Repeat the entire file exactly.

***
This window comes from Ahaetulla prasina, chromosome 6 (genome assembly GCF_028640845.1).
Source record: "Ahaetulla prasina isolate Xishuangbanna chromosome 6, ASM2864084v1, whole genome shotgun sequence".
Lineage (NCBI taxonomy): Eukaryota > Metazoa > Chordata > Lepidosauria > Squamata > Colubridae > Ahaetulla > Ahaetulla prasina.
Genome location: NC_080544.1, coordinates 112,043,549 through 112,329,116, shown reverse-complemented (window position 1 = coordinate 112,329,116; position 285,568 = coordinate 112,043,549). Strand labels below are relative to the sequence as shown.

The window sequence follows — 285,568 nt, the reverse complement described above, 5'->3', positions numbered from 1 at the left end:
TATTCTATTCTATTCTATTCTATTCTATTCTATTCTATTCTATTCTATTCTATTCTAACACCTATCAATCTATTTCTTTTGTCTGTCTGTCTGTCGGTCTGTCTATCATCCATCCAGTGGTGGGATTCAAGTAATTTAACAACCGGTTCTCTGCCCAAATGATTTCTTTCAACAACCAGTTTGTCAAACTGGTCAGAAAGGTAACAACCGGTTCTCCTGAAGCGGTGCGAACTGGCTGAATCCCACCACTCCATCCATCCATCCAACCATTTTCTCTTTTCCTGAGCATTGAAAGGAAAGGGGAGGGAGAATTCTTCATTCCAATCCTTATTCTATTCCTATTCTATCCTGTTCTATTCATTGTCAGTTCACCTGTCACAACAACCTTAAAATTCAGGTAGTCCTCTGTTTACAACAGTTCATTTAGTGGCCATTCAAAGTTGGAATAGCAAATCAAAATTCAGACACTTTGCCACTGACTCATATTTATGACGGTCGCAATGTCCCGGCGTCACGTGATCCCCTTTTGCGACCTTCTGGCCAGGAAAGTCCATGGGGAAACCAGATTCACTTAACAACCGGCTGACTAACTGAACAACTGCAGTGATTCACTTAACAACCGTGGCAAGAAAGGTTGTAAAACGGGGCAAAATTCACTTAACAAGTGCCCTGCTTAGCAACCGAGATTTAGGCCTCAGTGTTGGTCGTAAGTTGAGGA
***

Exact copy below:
This window comes from Ahaetulla prasina, chromosome 6 (genome assembly GCF_028640845.1).
Source record: "Ahaetulla prasina isolate Xishuangbanna chromosome 6, ASM2864084v1, whole genome shotgun sequence".
Lineage (NCBI taxonomy): Eukaryota > Metazoa > Chordata > Lepidosauria > Squamata > Colubridae > Ahaetulla > Ahaetulla prasina.
Genome location: NC_080544.1, coordinates 112,043,549 through 112,329,116, shown reverse-complemented (window position 1 = coordinate 112,329,116; position 285,568 = coordinate 112,043,549). Strand labels below are relative to the sequence as shown.

The window sequence follows — 285,568 nt, the reverse complement described above, 5'->3', positions numbered from 1 at the left end:
TATTCTATTCTATTCTATTCTATTCTATTCTATTCTATTCTATTCTATTCTATTCTAACACCTATCAATCTATTTCTTTTGTCTGTCTGTCTGTCGGTCTGTCTATCATCCATCCAGTGGTGGGATTCAAGTAATTTAACAACCGGTTCTCTGCCCAAATGATTTCTTTCAACAACCAGTTTGTCAAACTGGTCAGAAAGGTAACAACCGGTTCTCCTGAAGCGGTGCGAACTGGCTGAATCCCACCACTCCATCCATCCATCCAACCATTTTCTCTTTTCCTGAGCATTGAAAGGAAAGGGGAGGGAGAATTCTTCATTCCAATCCTTATTCTATTCCTATTCTATCCTGTTCTATTCATTGTCAGTTCACCTGTCACAACAACCTTAAAATTCAGGTAGTCCTCTGTTTACAACAGTTCATTTAGTGGCCATTCAAAGTTGGAATAGCAAATCAAAATTCAGACACTTTGCCACTGACTCATATTTATGACGGTCGCAATGTCCCGGCGTCACGTGATCCCCTTTTGCGACCTTCTGGCCAGGAAAGTCCATGGGGAAACCAGATTCACTTAACAACCGGCTGACTAACTGAACAACTGCAGTGATTCACTTAACAACCGTGGCAAGAAAGGTTGTAAAACGGGGCAAAATTCACTTAACAAGTGCCCTGCTTAGCAACCGAGATTTAGGCCTCAGTGTTGGTCGTAAGTTGAGGA